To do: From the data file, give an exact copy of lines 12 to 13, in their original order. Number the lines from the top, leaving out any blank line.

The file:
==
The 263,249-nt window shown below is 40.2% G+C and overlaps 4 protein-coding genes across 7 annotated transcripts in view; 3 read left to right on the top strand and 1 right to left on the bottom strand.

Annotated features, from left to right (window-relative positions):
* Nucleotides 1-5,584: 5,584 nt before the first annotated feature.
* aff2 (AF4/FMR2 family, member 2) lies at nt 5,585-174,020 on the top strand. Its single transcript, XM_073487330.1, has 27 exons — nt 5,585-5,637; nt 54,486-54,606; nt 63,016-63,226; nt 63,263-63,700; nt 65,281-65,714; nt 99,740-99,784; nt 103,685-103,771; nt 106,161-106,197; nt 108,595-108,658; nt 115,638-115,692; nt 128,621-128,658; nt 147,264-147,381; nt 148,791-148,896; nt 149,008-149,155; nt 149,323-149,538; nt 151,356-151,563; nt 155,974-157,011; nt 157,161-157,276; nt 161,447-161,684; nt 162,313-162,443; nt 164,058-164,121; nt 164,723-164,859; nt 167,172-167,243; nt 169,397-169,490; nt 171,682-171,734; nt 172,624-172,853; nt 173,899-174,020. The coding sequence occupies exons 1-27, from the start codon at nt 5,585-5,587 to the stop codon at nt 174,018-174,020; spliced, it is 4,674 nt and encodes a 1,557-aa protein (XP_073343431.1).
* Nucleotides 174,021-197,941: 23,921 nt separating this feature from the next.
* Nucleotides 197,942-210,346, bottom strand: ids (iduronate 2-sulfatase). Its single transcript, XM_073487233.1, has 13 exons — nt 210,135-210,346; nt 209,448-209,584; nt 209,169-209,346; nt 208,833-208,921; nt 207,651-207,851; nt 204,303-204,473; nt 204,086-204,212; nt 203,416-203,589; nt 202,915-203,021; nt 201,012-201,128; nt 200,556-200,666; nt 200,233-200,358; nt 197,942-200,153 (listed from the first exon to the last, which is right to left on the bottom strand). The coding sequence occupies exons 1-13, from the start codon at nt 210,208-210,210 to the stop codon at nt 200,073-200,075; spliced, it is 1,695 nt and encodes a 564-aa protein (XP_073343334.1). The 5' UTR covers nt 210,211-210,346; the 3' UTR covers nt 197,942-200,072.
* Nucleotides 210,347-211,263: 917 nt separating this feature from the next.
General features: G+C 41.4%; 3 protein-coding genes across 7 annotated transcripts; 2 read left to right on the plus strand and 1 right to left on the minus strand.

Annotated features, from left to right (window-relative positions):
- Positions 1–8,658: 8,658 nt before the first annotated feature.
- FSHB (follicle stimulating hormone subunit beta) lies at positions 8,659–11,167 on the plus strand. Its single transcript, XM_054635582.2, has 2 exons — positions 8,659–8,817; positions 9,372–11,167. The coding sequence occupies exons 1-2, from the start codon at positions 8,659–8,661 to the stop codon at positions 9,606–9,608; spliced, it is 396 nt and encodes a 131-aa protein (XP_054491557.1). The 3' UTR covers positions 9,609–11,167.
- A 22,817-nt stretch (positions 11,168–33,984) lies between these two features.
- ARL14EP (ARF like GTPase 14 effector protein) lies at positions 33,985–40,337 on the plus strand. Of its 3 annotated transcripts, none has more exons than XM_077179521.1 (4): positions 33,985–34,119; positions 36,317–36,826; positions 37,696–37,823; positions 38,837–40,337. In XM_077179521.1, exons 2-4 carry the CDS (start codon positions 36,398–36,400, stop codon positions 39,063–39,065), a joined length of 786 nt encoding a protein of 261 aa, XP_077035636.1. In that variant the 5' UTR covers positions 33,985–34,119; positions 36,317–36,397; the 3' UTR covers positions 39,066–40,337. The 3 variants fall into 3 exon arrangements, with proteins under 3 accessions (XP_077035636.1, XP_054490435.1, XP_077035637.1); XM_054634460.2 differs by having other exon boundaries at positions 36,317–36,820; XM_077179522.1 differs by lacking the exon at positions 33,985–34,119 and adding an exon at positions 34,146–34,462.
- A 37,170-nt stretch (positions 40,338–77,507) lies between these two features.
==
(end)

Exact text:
- A 22,817-nt stretch (positions 11,168–33,984) lies between these two features.
- ARL14EP (ARF like GTPase 14 effector protein) lies at positions 33,985–40,337 on the plus strand. Of its 3 annotated transcripts, none has more exons than XM_077179521.1 (4): positions 33,985–34,119; positions 36,317–36,826; positions 37,696–37,823; positions 38,837–40,337. In XM_077179521.1, exons 2-4 carry the CDS (start codon positions 36,398–36,400, stop codon positions 39,063–39,065), a joined length of 786 nt encoding a protein of 261 aa, XP_077035636.1. In that variant the 5' UTR covers positions 33,985–34,119; positions 36,317–36,397; the 3' UTR covers positions 39,066–40,337. The 3 variants fall into 3 exon arrangements, with proteins under 3 accessions (XP_077035636.1, XP_054490435.1, XP_077035637.1); XM_054634460.2 differs by having other exon boundaries at positions 36,317–36,820; XM_077179522.1 differs by lacking the exon at positions 33,985–34,119 and adding an exon at positions 34,146–34,462.